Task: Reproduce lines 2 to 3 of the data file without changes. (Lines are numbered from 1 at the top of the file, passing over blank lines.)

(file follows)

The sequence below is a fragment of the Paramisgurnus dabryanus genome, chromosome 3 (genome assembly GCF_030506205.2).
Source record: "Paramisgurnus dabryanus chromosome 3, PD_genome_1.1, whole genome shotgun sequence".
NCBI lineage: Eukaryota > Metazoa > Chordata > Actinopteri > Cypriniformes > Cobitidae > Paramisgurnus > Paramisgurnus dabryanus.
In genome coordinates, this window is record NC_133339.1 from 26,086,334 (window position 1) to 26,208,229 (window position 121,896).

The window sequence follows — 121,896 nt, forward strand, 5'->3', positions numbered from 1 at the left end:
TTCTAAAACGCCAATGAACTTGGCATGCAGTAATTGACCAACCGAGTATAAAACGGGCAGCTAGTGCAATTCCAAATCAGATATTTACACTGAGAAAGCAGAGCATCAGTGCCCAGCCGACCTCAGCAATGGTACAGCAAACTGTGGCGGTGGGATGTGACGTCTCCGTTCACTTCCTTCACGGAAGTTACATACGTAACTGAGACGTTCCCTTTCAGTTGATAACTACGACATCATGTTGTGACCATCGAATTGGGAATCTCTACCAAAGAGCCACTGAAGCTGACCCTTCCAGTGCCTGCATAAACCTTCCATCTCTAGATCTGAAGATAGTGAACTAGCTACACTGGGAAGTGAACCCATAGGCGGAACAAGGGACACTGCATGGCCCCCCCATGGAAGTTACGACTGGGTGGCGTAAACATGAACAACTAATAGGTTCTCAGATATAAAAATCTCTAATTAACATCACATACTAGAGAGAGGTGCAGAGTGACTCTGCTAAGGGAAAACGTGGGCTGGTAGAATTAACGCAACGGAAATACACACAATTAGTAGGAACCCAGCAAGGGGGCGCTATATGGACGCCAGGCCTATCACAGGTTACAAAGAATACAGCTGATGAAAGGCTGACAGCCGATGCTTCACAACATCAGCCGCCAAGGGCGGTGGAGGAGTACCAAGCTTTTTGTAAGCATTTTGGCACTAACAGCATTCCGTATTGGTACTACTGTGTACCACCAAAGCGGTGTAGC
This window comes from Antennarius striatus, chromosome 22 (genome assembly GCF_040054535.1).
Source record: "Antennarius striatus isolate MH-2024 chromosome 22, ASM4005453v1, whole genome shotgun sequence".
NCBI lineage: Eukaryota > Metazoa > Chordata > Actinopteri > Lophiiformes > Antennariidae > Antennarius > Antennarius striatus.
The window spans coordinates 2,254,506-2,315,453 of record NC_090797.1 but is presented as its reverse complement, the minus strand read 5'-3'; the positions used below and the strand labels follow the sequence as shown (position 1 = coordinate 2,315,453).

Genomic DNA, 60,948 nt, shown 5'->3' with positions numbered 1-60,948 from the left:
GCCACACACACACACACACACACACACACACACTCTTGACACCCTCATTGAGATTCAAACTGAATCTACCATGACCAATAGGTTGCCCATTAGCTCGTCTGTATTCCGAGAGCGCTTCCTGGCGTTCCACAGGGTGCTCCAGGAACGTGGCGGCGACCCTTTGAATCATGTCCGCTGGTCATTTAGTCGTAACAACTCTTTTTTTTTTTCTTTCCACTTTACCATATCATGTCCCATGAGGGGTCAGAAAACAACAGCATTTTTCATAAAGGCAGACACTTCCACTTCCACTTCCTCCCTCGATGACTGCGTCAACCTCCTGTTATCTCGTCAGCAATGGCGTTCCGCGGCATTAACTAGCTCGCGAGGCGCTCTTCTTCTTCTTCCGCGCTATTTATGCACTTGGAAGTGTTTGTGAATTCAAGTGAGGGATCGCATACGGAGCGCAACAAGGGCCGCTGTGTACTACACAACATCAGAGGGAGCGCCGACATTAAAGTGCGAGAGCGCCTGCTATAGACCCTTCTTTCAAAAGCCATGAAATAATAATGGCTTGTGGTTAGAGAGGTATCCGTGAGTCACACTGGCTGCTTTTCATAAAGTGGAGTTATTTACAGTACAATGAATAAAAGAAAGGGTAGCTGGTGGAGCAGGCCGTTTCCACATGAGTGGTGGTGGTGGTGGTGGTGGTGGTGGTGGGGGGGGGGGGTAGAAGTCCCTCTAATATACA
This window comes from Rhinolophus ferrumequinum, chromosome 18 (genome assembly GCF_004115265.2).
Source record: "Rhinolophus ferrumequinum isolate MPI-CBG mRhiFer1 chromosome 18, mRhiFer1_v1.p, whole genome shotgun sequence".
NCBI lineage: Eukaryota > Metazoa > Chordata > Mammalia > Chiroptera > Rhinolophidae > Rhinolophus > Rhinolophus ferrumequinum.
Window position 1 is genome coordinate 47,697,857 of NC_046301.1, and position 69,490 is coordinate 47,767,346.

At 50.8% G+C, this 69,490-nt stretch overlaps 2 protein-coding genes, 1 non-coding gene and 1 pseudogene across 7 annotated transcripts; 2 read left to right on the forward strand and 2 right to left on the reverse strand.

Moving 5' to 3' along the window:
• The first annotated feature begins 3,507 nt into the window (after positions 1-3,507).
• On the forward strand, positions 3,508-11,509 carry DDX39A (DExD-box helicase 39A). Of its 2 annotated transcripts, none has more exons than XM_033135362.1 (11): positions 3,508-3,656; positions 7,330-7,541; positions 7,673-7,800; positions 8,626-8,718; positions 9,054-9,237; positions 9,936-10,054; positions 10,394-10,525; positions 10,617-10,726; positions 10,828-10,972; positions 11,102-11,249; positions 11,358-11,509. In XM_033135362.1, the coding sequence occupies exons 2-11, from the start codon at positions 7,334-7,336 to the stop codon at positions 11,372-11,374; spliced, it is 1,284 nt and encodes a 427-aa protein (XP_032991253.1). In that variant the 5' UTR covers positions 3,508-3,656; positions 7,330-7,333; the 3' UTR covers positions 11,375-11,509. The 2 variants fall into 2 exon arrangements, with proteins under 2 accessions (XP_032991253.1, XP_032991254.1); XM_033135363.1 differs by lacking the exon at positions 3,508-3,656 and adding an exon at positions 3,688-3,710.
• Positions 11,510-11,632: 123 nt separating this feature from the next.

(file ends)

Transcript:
Source record: "Paramisgurnus dabryanus chromosome 3, PD_genome_1.1, whole genome shotgun sequence".
NCBI lineage: Eukaryota > Metazoa > Chordata > Actinopteri > Cypriniformes > Cobitidae > Paramisgurnus > Paramisgurnus dabryanus.